In March this year I was fortunate enough to get to shoot with some of my favourite cameras at a huge political public event. This was a really important day for me, as a public sector working in my first year of employment.
I work for the probation service, which like many other public services is facing huge cuts at the moment. At the beginning of 2011 we were very close to having compulsory redundancies which was horrible for me, as a newbie, even though my job seemed fairly secure. I watched lots of my colleagues and friends getting ready to fight for their jobs. Fortunately, due to the generosity of other colleagues who took extra leave, even though it meant less pay every month, and a number of people agreeing to early retirement/voluntary redundancy then those jobs were saved. Other public services however have not been so lucky and the situation is very much ongoing.
The march organised by the Trade Unions Convention on March this year was really important as it showed the government how important this issue is to the general UK public. There is often a lot of apathy among British citizens but that day it felt as though everyone was there, and those who couldn’t be were supporting us in mind. The day itself was very special (if a bit tiring), there was a huge turnout and a great friendly atmosphere. Some of the banners which had been made by the marchers were creative, to the point and often hilarious.
If the TUC decides on more marches regarding this issue I will definitely going along with Napo (my union) and taking lots and lots of photos. I encourage anyone else who likes the NHS, Royal Mail and other public services being public to come and join us.
Between this October and March next year, the public will finally be able to see for the first time what is now believed to be the oldest existing movie starring a cast of black actors. Details about the exhibit after the jump!
This autumn, Como hosted a very important sporting event: a 6,000-meter rowing race on the lake. The race was first held in 1893. After 123 years, the Trofeo Villa D'Este has been revived. I documented this event with my trusty Praktica camera and two lenses, a 50mm and 135mm.
Alfred Eisenstaedt was one of Life Magazine's greatest photographers, known for his ability to immortalize the storytelling moment of many public events in history. To write this tribute to him, I chose a subject that he photographed in different places and times: card players in public places. The photos in this article were taken at the Patronal Feast of my city Como, during a series of buraco's lessons held by a local card players club.
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This article is dedicated to one of the most important masters of photography, Robert Capa. Capa is well known for his photos of war, from the famous image of the Republican Spanish soldier collapsing backwards after being fatally shot to his images taken in Indochina. He was also a co-founder of the famous Magnum Photo Agency, the first cooperative agency for freelance photographers worldwide. For this article, I took advantage of a rare event held in my city, Como, some weeks ago: a military drill for civil protection purposes.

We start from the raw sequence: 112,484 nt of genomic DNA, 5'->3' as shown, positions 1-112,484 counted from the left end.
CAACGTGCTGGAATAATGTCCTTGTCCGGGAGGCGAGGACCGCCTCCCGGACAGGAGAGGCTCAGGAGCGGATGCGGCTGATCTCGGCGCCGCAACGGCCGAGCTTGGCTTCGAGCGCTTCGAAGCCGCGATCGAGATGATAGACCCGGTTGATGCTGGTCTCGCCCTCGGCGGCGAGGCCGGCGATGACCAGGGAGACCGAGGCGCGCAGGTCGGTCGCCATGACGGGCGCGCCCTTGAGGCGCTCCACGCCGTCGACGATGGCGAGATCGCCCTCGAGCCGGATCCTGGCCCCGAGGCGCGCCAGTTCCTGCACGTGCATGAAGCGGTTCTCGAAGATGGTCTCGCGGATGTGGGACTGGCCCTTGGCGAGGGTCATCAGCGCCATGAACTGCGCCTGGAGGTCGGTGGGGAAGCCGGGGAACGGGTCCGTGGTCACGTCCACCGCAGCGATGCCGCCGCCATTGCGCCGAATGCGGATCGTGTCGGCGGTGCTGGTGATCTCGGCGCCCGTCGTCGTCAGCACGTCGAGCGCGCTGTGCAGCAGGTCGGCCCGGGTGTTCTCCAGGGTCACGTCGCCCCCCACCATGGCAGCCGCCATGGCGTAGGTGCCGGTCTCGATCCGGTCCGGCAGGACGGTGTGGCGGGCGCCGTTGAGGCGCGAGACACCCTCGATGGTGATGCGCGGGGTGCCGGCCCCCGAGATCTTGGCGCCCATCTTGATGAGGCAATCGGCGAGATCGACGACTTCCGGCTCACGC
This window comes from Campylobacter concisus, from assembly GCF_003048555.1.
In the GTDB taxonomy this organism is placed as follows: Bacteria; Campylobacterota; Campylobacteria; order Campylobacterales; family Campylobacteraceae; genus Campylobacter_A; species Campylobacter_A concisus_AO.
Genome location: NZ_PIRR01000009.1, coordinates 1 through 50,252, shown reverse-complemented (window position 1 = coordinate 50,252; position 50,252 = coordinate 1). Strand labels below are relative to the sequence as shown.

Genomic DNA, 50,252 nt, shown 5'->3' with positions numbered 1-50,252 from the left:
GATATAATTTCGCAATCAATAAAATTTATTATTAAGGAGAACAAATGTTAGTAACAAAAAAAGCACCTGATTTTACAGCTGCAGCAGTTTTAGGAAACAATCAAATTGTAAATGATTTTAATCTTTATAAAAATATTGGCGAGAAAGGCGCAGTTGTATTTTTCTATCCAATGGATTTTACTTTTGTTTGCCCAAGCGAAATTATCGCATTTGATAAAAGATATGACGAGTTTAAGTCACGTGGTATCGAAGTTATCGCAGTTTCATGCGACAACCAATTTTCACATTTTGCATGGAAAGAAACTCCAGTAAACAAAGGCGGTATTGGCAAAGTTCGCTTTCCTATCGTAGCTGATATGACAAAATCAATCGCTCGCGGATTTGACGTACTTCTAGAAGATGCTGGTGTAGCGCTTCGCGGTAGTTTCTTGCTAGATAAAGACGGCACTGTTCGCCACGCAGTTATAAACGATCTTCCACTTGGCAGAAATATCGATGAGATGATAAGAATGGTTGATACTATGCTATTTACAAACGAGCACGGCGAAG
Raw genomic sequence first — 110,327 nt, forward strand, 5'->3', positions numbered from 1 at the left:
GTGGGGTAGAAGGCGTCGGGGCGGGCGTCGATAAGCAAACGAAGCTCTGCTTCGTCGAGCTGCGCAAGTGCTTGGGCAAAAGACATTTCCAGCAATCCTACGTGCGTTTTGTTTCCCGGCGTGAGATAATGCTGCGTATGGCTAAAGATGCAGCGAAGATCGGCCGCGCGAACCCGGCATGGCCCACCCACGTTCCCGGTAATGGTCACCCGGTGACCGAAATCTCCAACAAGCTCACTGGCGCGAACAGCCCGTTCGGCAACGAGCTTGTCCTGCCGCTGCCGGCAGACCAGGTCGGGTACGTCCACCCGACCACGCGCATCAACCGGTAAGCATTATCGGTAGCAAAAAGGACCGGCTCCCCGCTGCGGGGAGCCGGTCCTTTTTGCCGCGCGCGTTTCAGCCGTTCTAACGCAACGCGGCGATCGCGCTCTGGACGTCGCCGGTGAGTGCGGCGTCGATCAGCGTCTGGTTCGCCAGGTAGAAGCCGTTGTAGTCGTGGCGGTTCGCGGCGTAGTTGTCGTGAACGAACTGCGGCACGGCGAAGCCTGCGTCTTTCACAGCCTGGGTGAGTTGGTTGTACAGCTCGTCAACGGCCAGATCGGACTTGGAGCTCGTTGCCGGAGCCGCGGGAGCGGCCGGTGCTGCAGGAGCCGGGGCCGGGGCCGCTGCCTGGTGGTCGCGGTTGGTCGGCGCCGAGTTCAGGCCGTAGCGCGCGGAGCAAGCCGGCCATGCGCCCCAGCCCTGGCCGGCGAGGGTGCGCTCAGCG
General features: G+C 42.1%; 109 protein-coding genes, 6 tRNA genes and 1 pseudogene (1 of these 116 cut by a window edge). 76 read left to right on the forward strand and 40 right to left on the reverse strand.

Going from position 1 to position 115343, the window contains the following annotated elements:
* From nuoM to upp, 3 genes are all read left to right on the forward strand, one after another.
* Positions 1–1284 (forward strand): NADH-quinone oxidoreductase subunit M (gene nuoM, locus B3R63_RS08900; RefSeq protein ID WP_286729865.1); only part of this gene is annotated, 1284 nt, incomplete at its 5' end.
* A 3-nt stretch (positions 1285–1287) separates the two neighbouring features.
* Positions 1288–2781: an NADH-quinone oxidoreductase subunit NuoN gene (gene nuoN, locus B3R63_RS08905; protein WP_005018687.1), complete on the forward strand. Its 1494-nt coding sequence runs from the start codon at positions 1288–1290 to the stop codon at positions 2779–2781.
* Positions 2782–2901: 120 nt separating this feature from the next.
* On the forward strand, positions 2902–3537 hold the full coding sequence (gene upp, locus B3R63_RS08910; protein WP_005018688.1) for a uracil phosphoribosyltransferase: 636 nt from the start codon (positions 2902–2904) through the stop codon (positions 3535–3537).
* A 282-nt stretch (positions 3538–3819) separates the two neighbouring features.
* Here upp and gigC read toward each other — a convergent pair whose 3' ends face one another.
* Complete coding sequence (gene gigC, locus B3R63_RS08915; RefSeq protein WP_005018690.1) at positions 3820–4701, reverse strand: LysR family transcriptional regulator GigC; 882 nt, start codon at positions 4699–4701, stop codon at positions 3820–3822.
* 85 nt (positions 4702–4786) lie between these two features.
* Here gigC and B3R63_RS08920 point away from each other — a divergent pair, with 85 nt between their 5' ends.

This month, after waiting for three years, my city Como hosted the Tour of Lombardy, an important event in the male elite road cycling tour. With my Fed 3 loaded with black and white film and equipped with ultra sharp Industar 50/3.5 lens, I documented the parade of cyclists who went to the starting line after they registered. Take a look after the jump!
For three months last year, I traveled to 11 cities of eight Southeast Asian countries. My first destination from my hometown of Seoul was Vietnam. After 10 days in Hanoi, I joined a group tour to Sapa, an area known for its hill tribes. This is a photo story of my two days and one night in this remote but vibrant place.
I went to the Victoria & Albert Museum's Friday Late, an event that takes place every last Friday evening of the month. For March 2014, the London borough of Tottenham was invited to curate an evening of creativity. There were a number of events that went on ranging from music and art to fashion and film. Accompanied by my LC-A+ and Fisheye No. 2, here are my highlights of that evening in photographs.
After years of dreaming, planning, and working, it was finally time for me to fulfill a lifelong wish of mine: to travel around my home country of South Africa at my own pace while living in a camper van.
There are quite a few perks that come with working for a film photography company, and the best perk of all is testing out the latest cameras. I can remember buying my LC-A back in 2009 and being really inspired to shoot film again. When the LC-A 120 came along, I couldn't wait to try it out around London. Join me as I test out this super medium format beauty.
Dale McCready is a cinematographer working in the film/ TV industry and has worked on programmes such as Doctor Who and Merlin. He was one of our supporters for the Petzval Kickstarter campaign and recently used the lens to film for a new BBC drama, which is due out in March. Dale kindly shared some of his Petzval photographs with us and talked about his love for this lens. Read on for the full interview.
written by Kwyn Kenaz Aquino on 2015-05-05 in #gear#news
The best thing about working for Lomography is having first access to new products. Imagine everyone's excitement when the Lomo LC-A Minitar-1 Art Lens 2.8/32M was delivered to the headquarters in Vienna, where members of the Lomography team took turns testing this tiny yet powerful optic on various cameras. Meanwhile, Tom Bates from Marketing teased out the idyllic and colorful possibilities of shooting with the Lomo LC-A Minitar-1 lens on a trip to the UK countryside.